Publishers like to justify their ridiculous ebook prices by claiming to offer great value for the price. I’m sure that’s what Hachette was thinking when they set the ebook price for Casual Vacancy, J K Rowling’s new book, at $18.
Now, if only the ebook didn’t look like crap Hachette might have gotten off with just a few disappointed customers.
Reports are coming in today and yesterday that the Nook and Kindle editions of this ebook look terrible. Readers are reporting that the font settings are screwed up, with the Kindle edition only being able to show the smallest and the largest fonts, with some users not able to change from the smallest and virtually unreadable font.
This complaint has been confirmed by a number of reviewers on Amazon as well as several Twitter users, but that’s not all. I’ve heard a number of nearly identical complaints about the Nook edition for this title. I first heard this in a private Facebook group last night, but now it is being echoed on B&N’s Nook Support Forums:
Have others run into this problem? I have a Nook Simple Touch and cannot adjust the tiny font of the new JK Rowling book. I don’t think I’ll be able to read 400+ pages like this!
And here is another.
There’s no word yet from the publisher on when this will be fixed., though now that it has hit the major tech blogs (Gizmodo already picked it up) I expect it to be their top priority. In any case, this just goes to show that price does not now nor has it ever correlated to ebook quality.
Update: Hachette has said that they fixed this issue and already provided the corrected ebook to the ebookstores. According to paidContent:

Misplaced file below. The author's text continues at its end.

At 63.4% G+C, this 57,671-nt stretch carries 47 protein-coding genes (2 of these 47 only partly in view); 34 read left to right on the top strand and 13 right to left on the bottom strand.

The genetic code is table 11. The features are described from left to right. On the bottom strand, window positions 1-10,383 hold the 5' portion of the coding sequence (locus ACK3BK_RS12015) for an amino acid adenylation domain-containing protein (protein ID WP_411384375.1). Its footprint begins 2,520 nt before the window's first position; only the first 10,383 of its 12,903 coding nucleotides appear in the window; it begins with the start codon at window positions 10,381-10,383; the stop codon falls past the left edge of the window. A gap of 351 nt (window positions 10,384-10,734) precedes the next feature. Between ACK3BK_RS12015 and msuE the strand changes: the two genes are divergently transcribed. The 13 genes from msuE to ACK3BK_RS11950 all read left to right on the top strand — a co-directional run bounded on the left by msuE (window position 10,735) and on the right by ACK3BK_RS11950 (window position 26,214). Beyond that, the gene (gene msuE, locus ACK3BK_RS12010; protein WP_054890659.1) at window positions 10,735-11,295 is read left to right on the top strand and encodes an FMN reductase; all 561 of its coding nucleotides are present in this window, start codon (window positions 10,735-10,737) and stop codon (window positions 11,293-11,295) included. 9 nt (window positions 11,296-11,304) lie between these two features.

There was an issue with the file (no issues reading the book, just adjusting the type), but that has been corrected and is fully adjustable/functional for all those who have purchased the e-book and for those who will purchase it in the future.
That’s great but not exactly true. According to Laura her copy isn’t fixed:
If you’ve already bought the ebook, the file isn’t going to correct itself. You’ll have to download it again — and Amazon isn’t yet pushing out an updated version, so you can either try buying the ebook again (which: why?) or wait for an update to roll out.
Luckily there does appear to be a work around.
All the reports of the font issues are only being reported on the Nook and Kindle hardware. The apps don’t seem to have this same issue, so if you’re not bothered by being forced to switch you could always read on an app until Hachette fixes the problem.
image by FontFont